(THIS ARTICLE IS COURTESY OF TRIP TRIVIA)
As one of the biggest restaurant chains in the world, with over 37,000 locations worldwide, McDonald’s is pretty easy to find just about anywhere on the globe. However, it is absent in several countries, and that absence hasn’t always been a choice left up to McDonald’s. Here are six countries that have banned the fast-food mega chain.
This island paradise has had a ban on foreign fast-food restaurants since the 1970s. Despite this ban, however, there was a McDonald’s built in Bermuda in 1985 – on the U.S. Naval Air Station located on the island. When the base closed in 1995, the McDonald’s left with it.
Despite this setback, McDonald’s made another attempt to plant the golden arches in Bermuda in 1999. This time, however, the fast food ban was upheld, and the McDonald’s was never built.
Iran was home to a McDonald’s at one point, but the country began to distance itself from Western culture following the Islamic Revolution of 1979. Tense relations in the decades since make the prospect for a new location unlikely.
Should McDonald’s ever regain a foothold in Iran, however, they may find fierce competition. In their absence, an imitator chain known as Mash Donald’s has been selling burgers for years.
Bolivia is the only country in Latin America besides Cuba without a McDonald’s. While there is no outright ban on McDonald’s in Bolivia, the Bolivian people and government have not welcomed the burger franchise. In fact, there was a location in La Paz until 2002, but poor sales and pushback from locals, who expressed a desire to buy their burgers from locations not owned by an international business, forced the franchise to close.
After the location had closed, the former president of Bolivia stated that corporations like McDonald’s are “not interested in the health of human beings, only in earnings and corporate profits.”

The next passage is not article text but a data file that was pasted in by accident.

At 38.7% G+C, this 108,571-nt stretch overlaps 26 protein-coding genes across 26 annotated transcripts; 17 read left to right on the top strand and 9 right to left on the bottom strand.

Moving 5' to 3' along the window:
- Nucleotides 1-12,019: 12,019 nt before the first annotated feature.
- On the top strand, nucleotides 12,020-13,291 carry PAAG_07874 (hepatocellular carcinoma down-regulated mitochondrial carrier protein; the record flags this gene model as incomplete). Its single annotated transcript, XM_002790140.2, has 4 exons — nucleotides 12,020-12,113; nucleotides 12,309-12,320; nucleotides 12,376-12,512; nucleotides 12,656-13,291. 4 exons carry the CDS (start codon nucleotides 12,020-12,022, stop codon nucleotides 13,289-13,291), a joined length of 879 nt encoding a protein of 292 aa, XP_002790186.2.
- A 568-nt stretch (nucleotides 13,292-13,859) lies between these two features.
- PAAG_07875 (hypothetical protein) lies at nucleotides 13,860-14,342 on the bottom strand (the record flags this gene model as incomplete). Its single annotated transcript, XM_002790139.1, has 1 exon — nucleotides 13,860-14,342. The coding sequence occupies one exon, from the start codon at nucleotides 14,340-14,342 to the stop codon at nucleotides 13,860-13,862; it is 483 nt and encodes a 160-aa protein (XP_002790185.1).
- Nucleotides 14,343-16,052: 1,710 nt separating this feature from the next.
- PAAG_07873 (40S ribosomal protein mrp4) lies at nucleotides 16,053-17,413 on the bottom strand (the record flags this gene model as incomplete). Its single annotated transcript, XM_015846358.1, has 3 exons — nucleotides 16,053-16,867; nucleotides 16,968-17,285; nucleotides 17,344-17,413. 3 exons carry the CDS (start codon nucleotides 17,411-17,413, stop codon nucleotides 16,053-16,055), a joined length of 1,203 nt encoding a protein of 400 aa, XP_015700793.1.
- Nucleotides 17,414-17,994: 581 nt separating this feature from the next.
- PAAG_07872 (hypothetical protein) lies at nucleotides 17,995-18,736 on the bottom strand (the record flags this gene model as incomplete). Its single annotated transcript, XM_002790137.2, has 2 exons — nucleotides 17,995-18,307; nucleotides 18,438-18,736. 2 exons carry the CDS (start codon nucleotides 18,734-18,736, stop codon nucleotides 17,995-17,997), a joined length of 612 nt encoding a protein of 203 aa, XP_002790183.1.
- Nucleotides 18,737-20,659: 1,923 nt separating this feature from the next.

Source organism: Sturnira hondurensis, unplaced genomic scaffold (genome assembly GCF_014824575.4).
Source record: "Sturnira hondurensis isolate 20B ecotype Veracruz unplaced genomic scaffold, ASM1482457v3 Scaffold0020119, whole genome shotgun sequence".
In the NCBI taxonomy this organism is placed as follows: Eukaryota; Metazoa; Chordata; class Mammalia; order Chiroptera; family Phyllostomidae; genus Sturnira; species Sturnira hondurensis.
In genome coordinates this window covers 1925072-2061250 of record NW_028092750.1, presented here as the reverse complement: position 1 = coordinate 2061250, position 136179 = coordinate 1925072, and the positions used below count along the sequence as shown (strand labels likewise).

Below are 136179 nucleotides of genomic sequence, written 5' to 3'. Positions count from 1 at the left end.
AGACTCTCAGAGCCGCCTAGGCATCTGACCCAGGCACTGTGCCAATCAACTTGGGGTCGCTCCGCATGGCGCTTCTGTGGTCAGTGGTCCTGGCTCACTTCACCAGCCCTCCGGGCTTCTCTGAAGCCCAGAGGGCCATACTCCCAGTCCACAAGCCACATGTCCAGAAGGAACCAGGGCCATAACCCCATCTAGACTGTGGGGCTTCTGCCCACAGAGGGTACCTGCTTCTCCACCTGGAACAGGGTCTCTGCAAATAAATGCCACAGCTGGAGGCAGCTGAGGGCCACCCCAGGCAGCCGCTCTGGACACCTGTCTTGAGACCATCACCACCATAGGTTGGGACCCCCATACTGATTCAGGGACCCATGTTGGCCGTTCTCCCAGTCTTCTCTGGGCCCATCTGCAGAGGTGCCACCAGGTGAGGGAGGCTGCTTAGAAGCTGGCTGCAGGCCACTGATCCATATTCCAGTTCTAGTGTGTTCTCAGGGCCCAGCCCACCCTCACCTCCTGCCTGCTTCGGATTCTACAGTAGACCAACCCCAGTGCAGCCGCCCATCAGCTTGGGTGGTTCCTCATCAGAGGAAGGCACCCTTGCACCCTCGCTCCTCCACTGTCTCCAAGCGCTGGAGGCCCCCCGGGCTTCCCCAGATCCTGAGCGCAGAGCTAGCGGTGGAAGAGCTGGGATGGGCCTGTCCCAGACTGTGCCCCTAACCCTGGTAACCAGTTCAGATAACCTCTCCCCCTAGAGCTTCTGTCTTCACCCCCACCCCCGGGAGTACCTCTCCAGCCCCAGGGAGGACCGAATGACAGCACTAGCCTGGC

One of the least surprising countries to appear on this list, North Korea’s aversion to foreign interests has kept the country culturally insulated since the end of the Korean War.
While North Korea may have zero McDonald’s franchises, South Korea has over 850. This led to a famous incident in 2011 when North Korean elites used the national airline to smuggle McDonald’s burgers across the border.
There were three McDonald’s locations in Iceland’s capital of Reykjavik until 2009. Unfortunately, the currency of Iceland, the krona, collapsed when the economy faltered, and all three closed their doors in rapid succession.
Iceland is one of the healthiest countries in the world, and the government has been wary of the consequences of allowing the fast food giant to re-establish itself. An Icelandic fast food chain has popped up in McDonald’s absence, serving locally-sourced meat and produce.
Government concerns about the impact of a McDonald’s franchise on the health of the population caused the closure of a small McDonald’s in the capital city of Podgorica. The local media supported the departure of the country’s only McDonald’s location, favoring the opportunity for local restaurants to serve the community.
However, the public relations department of the government of Montenegro refuted that claim. Stating that “no company, not even McDonald’s, is ‘forbidden’ to do business in Montenegro.” Despite that lukewarm welcome, however, there are still no McDonald’s location in Montenegro.
These are not the only countries without a single McDonald’s, however. There are dozens of countries without McDonald’s, primarily because the corporation has deemed the local economy or political environment too unstable to support a successful franchise. In fact, many economists consider the arrival of a McDonald’s franchise in a developing world an indicator of economic stability.